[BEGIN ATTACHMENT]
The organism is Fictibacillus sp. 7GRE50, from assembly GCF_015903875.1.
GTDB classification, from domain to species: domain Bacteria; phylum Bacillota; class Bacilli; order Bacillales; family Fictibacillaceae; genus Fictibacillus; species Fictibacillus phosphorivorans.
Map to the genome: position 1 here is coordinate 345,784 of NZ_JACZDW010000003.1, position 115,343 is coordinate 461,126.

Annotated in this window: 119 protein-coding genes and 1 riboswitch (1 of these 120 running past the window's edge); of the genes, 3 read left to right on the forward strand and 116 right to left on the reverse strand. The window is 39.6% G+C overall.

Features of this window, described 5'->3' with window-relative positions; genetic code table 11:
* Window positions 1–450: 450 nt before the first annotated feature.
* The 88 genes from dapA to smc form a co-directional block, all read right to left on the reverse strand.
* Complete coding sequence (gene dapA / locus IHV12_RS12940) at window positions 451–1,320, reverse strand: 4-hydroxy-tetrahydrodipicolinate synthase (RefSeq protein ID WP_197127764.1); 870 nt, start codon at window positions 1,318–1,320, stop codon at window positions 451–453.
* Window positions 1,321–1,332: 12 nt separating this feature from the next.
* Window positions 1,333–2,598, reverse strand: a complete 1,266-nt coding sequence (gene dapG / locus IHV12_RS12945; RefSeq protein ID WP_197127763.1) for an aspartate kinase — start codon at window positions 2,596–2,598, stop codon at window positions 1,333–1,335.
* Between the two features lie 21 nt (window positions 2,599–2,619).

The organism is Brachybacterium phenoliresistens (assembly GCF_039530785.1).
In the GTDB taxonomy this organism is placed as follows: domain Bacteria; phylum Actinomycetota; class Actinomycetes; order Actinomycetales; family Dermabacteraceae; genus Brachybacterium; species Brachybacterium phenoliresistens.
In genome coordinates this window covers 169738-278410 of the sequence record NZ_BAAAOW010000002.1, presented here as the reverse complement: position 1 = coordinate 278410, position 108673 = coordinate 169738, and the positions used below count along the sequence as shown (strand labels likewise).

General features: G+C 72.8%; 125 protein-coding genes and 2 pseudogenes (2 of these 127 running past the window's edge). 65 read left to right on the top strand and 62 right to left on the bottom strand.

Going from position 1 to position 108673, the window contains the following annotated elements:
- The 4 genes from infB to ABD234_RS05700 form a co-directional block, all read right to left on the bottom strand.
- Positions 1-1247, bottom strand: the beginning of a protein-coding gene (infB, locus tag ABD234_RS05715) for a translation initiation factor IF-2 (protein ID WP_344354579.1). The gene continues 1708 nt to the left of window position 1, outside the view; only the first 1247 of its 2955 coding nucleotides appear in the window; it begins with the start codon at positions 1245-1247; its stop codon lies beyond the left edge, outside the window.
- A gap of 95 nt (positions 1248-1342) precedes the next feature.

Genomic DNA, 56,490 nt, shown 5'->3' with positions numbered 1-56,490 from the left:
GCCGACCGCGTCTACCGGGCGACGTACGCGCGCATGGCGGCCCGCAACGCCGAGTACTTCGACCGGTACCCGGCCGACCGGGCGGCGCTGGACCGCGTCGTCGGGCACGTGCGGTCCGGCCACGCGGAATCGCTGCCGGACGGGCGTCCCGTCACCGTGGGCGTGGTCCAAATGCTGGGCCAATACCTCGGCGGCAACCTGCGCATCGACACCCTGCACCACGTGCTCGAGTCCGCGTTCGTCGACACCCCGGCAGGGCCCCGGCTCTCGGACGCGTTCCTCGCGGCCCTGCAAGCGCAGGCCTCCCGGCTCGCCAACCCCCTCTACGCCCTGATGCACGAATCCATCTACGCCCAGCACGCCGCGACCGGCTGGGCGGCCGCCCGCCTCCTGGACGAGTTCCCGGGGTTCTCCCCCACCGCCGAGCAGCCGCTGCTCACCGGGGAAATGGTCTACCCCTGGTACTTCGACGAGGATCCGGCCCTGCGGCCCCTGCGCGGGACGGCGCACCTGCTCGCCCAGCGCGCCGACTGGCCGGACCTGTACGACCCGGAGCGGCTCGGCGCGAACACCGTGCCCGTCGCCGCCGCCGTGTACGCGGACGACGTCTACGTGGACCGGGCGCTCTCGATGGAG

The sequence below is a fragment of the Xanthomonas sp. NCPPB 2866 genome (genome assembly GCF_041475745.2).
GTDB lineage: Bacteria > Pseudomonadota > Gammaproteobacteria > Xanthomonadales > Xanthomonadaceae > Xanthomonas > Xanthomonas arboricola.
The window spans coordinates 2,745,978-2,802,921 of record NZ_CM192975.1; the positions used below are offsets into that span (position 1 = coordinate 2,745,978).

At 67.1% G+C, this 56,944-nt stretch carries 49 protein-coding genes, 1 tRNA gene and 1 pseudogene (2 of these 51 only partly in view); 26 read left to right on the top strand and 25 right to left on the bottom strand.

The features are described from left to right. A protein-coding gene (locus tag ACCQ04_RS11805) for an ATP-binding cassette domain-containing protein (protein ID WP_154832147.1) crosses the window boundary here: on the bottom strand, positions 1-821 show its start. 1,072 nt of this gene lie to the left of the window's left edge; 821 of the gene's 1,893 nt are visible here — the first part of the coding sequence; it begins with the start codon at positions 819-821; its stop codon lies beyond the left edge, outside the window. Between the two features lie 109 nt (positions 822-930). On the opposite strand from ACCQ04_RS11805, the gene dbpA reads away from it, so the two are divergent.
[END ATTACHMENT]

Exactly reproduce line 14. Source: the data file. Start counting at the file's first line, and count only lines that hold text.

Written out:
In genome coordinates this window covers 169738-278410 of the sequence record NZ_BAAAOW010000002.1, presented here as the reverse complement: position 1 = coordinate 278410, position 108673 = coordinate 169738, and the positions used below count along the sequence as shown (strand labels likewise).